OfficeTime shows how sometimes, apps do it better

Aug 12, 2011
Tech

Editor’s Note: Both the free and paid ($7.99) versions of OfficeTime are now available for iPhone and iPad. It’s easy to think of apps as complements to their desktop counterparts. You use the Facebook app when it’s not convenient to be on your laptop, or the Pandora app when you want to listen to music on-the-go. But by […]

Editor’s Note: Both the free and paid ($7.99) versions of OfficeTime are now available for iPhone and iPad.

It’s easy to think of apps as complements to their desktop counterparts. You use the Facebook app when it’s not convenient to be on your laptop, or the Pandora app when you want to listen to music on-the-go.

But by now we should know that many apps can be just as essential as their desktop counterparts. Sometimes it’s easier to get the score of a game by jumping on your iPhone than to wade through your favorite sports website’s myriad of stories to get to the scores page, for instance.

OfficeTime, a time management tracking app set to be released shortly for the iPhone and iPad, could be yet another example of an app that outshines its desktop counterpart.

The desktop version, which can be found at officetime.net, offers small offices and freelance professionals the ability to more simply track how their time is being spent. Lawyers and writers can invoice easier or track where they’re spending the majority of their time better, and small teams can see how much time each team member is spending on a given project. You can also log expenses and take notes as needed.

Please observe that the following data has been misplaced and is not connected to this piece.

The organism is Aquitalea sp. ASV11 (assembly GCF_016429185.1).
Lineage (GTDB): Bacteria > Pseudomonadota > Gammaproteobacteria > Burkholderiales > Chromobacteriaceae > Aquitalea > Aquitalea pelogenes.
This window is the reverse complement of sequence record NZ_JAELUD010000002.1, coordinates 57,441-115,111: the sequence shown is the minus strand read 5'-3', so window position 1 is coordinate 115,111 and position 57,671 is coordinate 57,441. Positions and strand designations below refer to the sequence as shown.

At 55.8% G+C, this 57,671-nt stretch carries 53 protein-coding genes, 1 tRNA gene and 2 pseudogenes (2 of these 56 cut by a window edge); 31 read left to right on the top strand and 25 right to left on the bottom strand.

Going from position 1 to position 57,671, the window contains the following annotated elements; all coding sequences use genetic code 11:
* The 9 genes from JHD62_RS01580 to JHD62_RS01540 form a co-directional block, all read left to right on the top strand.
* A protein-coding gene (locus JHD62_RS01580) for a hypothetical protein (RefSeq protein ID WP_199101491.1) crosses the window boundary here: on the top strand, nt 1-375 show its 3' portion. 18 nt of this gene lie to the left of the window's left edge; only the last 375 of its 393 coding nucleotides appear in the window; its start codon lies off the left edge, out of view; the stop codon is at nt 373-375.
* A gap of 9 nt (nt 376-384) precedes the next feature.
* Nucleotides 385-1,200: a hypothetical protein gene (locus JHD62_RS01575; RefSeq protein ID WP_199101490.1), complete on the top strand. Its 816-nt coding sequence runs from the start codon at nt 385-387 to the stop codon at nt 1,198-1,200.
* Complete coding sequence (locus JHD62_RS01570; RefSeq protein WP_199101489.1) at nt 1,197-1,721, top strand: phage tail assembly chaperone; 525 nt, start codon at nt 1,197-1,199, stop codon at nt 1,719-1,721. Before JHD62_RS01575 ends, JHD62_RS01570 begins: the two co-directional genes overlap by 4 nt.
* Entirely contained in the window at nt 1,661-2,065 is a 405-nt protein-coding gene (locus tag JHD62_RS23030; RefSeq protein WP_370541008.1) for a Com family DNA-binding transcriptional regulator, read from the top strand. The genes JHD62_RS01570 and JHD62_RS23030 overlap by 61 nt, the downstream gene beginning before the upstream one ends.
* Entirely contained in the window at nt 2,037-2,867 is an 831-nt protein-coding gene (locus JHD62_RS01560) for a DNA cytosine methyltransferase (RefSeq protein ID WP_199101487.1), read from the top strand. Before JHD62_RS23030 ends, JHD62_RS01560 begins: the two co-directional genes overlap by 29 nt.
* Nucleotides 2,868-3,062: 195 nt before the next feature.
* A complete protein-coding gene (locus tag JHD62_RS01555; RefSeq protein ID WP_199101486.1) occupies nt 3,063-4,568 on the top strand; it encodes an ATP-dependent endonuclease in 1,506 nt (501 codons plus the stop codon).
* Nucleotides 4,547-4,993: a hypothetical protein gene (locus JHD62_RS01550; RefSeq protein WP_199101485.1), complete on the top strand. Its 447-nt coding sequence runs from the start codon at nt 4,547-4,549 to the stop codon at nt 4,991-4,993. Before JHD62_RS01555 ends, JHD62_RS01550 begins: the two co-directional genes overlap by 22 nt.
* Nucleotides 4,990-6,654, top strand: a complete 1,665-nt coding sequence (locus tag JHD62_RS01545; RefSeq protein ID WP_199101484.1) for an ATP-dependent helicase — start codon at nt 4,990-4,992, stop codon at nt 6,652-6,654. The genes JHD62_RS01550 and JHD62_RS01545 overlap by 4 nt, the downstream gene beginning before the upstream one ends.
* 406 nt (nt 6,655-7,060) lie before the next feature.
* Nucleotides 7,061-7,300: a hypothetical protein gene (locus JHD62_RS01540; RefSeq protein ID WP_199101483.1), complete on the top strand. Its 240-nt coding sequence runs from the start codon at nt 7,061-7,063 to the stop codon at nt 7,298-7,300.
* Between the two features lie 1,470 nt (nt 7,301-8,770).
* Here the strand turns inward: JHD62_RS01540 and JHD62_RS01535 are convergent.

Now, OfficeTime’s desktop client has had time to built up its feature set. Released in 2004, it’s been building towards its current state for seven years, but to me at least, its feature set sounds ideal for the mobile environment. After all, if you’re tracking time, you could be out and about and need to log something quickly without the use of a computer. In this way, OfficeTime, and other organizational apps like it, fare better than their desktop counterparts out of obvious necessity – your iPhone is always with you, your computer may not be.

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And surprisingly, given that this will be OfficeTime’s first mobile app, the feature set on the app closely mirrors its desktop pop. In my conversation with OfficeTime’s Director, Stephen Dodd, he noted that only the iCal integration and full invoicing were unavailable in the mobile version, but the app’s ability to auto-sync with the desktop client means you can time a meeting on-the-go and invoice it back at your desk. Meanwhile, the iCal events also sync back to your iPhone calendar.

In fact, Dodd is so proud of the mobile version of his creation that he admits it might be better than the desktop version.

“We took all our experience of years of talking with customers on the desktop version and applied it to the this version,” Dodd said. “I wish I could now redo the desktop version with what we’ve learned from iOS version. I guess it’s much like Lion where Apple took a great OS and applied some of what they learned from iOS.”

While time will tell whether consumers respond to OfficeTime, it still serves as another example of an app that can best its big brother software counterpart.

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Dan Kricke

Dan Kricke has been playing with electronics and writing about them for years. He loved his Sega Dreamcast and now the PlayStation 3. On the iPhone, he's a fan of sports apps and anything that offers new music.

 

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